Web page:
Unlike the Czech Revolution's immediate leap from street to movie theater, the subject of Livia Gyarmathy and Geza Boszormenyi’s Recsk was not only unknown but taboo for 35 years. During a grueling four hours, their film meticulously details for the first time conditions that existed at an Hungarian labor camp near the northern town of Recsk. Between the years 1950-1953, weavers and carpenters, lawyers and doctors were deported to the gulag because of former political associations, or for whimsical reasons known only to the party hierarchy. Placed on a 1,200 calorie-a-day food ration, the inmates were routinely tortured, physically and mentally, by operatives of the secret police. Recsk illustrates the horror of the camp almost exclusively through current-day interviews with surviving victims and their tormentors.

Although a major Hungarian liberalization in 1986 and Gyarmathy's reputation as a feature and documentary director enabled her to get minimal funding for the project, working conditions were hardly hospitable.

"The film did not take three years to make because we were unprofessional," she emphasizes. "During the shooting, we received a lot of very angry letters, some of which were anonymous death threats, and so the party chief said we should stop for a few months until people had calmed down. The letters were from former Stasi men (secret police).

"Also, while we were shooting in Recsk, we found the tires of our cars cut to pieces five different times, and the local chief of police positioned policemen all around us to observe the shooting. At one point, a secret agent sent a message to me, to give up this project and instead to do 'a nice love story.'"

A victim of Recsk displays permanent lumps on his deformed body, the result of repeated beatings. "What I did was necessary and important," insists a former camp commander, with no sign of compunction.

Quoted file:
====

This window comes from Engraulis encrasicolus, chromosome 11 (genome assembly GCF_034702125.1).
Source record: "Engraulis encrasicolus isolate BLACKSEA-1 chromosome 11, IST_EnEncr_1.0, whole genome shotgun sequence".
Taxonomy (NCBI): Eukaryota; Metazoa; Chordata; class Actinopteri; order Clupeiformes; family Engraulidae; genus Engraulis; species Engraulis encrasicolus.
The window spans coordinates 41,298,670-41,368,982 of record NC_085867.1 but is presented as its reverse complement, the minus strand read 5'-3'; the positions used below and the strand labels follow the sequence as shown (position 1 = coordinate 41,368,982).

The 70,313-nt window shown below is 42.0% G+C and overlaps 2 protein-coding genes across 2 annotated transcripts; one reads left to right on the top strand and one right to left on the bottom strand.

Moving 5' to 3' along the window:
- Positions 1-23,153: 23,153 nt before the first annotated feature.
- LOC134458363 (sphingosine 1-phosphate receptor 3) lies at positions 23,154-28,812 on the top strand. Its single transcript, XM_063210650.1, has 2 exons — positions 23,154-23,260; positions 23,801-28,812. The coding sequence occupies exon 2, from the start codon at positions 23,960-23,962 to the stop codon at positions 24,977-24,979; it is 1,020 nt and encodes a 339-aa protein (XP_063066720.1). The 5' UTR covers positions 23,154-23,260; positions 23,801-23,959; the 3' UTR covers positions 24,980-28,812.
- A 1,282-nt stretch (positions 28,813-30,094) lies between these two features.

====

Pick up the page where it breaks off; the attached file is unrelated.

From Recsk 1950-1953,
Hungary, 1989

The hair on his head is prematurely white; his hand trembles noticeably. "I did the first interviews with the Stasi," says Gyarmathy, "because my partner Geza Boszormenyi was a prisoner in the camp. He would not have been able to be objective if he interviewed these people. He suffered too much to do that."

"In Recsk," says Boszormenyi, "we realized that it is very easy for one man to be manipulated by another man. And most people, if they are unlucky enough to be put in that kind of position, will break down. The great majority of people cannot stand on their own, only as members of society."

The death of Stalin in 1953 brought a milder stance from the Soviet Union and a closing of the gulag. "If Stalin hadn't died," an ex-prisoner in the film says unequivocally, "we would have died at Recsk."

Although hopeful for the future of Hungary, Gyarmathy is convinced that no progress can be made by avenging the past. "And if we took revenge today," she points out, "it would be on the children of the criminals and that would be terrible—that we should never do.

"I think that the greatest control we have today is society," Gyarmathy says. "It is stronger than any prison. "